Not certain, but I think calling these engines a ‘V6’ is a marketing-driven misnomer. It’s actually I6 with a slight offset between cylinders to reduce overall length (Firing order is I6, which is where it gets its smoothness).
Technically I admire Mazdas from this era for their oddball engines – rotary, Miller-cycle supercharging, this narrow angle ‘V6’. Funny though that the staid old I4 from the Miata proved to be the most successful.
Although the ‘V6’ from this in a Miata would have been quite a nice competitor to the Z3…
With the V6 you can swap in the 2.5 liter used in the Mazda 626. On the I4 there are lots of options as well. Just add $$$ and stir. I think Mazda, like Honda, does nice engineering on engines.
Mazda has definitely been willing to go where others hesitate to tread regarding engine tech. Unusual for such a small automaker, you have to figure they’re spending vastly more money on engine tech than larger manufacturers who are taking a more conservative tack.
I hope they find a way to continue without becoming bland-ified.
These engines are genuine 60 degree V6s.
Good to know . It must be the VW I’m thinking of then.
Yup, your description is for the Volkswagen VR6 family. I would agree that a K-series V-6 in the Miata would have been entertaining for the sound if not the performance. (Mazda also made a bored-out 1,995cc version with about 20 more horsepower. It wasn’t sold here, but it was offered in the Japanese version of the MX-6.)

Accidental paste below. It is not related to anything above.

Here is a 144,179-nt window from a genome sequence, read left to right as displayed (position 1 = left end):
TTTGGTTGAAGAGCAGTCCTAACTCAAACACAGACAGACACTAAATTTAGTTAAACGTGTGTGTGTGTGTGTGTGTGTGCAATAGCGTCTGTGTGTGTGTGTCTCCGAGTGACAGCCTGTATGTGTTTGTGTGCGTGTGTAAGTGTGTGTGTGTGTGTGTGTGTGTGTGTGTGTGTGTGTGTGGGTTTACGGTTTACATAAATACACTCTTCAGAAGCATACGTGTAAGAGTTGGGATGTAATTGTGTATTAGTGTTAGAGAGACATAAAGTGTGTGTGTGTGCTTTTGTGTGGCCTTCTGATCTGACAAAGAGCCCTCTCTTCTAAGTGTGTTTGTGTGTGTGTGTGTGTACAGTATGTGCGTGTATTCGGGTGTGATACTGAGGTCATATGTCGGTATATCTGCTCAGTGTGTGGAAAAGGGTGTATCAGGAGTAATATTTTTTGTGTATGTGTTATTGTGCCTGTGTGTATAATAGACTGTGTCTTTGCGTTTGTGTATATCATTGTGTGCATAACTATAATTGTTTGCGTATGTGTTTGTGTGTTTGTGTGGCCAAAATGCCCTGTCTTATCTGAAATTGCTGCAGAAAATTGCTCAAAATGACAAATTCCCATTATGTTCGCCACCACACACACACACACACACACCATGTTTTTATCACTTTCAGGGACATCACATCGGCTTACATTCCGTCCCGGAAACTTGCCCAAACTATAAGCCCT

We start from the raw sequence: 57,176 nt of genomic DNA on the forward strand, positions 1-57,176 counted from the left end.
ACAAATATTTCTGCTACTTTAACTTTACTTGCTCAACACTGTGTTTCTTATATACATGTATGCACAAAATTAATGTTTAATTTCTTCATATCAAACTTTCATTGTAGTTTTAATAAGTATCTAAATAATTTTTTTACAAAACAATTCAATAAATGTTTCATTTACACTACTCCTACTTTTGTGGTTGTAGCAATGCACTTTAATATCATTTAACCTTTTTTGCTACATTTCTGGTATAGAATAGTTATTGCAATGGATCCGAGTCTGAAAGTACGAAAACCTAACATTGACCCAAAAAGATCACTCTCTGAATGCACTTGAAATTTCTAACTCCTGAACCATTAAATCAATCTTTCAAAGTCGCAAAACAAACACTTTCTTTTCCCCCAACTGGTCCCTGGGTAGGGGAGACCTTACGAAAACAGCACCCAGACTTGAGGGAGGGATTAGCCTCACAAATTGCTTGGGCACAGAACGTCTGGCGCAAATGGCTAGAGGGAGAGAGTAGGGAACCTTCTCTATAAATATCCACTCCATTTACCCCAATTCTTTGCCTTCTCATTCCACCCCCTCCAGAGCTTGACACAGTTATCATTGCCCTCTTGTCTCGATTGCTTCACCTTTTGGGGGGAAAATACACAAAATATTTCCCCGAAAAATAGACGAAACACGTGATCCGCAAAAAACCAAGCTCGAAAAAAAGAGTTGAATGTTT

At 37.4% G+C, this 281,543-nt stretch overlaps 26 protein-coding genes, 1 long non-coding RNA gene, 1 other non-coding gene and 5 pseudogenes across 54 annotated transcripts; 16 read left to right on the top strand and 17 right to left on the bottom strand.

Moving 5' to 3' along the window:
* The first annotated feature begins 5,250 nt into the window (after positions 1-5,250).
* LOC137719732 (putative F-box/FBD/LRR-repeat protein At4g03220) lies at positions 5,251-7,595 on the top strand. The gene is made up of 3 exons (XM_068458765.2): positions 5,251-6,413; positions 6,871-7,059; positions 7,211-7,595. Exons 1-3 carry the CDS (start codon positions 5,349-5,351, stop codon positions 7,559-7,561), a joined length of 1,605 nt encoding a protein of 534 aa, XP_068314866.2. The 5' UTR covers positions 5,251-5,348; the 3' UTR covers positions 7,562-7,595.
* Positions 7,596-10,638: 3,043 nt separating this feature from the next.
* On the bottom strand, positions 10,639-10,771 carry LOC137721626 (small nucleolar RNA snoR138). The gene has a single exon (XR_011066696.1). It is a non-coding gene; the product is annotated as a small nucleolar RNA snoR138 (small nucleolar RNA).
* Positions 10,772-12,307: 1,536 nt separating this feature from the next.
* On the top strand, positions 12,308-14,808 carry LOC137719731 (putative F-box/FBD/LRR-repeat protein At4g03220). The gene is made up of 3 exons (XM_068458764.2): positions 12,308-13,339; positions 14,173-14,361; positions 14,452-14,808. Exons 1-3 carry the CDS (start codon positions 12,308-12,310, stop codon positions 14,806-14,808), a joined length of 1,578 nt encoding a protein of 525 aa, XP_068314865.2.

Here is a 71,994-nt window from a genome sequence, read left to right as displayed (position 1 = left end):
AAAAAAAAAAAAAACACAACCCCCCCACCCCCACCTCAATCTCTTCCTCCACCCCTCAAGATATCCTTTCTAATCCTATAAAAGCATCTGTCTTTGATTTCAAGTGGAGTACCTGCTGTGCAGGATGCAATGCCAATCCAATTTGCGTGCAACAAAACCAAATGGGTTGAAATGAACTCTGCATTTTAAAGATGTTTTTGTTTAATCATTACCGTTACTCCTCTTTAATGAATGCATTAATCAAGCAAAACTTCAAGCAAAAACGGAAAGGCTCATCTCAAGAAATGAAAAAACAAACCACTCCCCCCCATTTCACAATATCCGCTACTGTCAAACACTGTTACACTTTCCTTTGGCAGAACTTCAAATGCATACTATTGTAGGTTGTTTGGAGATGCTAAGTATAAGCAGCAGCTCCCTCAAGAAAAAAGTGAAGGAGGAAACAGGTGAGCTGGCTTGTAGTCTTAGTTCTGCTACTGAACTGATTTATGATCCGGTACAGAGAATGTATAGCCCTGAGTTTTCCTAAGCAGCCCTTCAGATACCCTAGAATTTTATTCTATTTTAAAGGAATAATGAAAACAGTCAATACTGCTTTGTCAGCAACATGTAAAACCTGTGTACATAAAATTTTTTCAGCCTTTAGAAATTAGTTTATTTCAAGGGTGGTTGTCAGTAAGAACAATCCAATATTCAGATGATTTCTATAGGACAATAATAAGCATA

Micheal, you have great taste in cars. I know most Mazda are very smart cars. Ivy league, even!
I once test drove a MX-3 but found it to be of the high mileage beater category. It ran on 3 cylinders only and the ignition parts were heavily coated with some silicone spray. I suppose this was the mechanic on duty’s idea of a fix.
The internet played a roll in my MX-3 experience as well. On a Mazda forum a guy asked for help with his GS. Even though I never had seen the V6 in the metal myself and a few other posters were able to help the guy getting his running like a top again. The trick and tricky part of that engine was the VIRS (Variable Intake Runner System) that provides the impressive power band. It used vacuum motors to play with, I believe, 4 intake runner lengths.
And there is more on the V6: https://www.curbsideclassic.com/curbside-classics-asian/curbside-classic-1992-mazda-mx-3-gs-smallest-production-v6-engine-ever/
Now if I only could take one through it’s paces.
My friend has a gs with a larger v6 swapped in from a mx6. I got to learn manual in it, was pretty fun
About 75% of the MX3s I’ve seen in my area are 4 cylinder models, and at least 50-60% have automatic transmissions, and all have huge mileages. CRXs are more common, and Nissan NXs have pretty much disappeared. Paseos? Barely in this league.
I like the idea behind these cars, but the execution is borderline, especially that “Mothra – inspired” front end. It almost looks like the stylists got the car nearly finished and left the front clip for the cleaning woman to finish.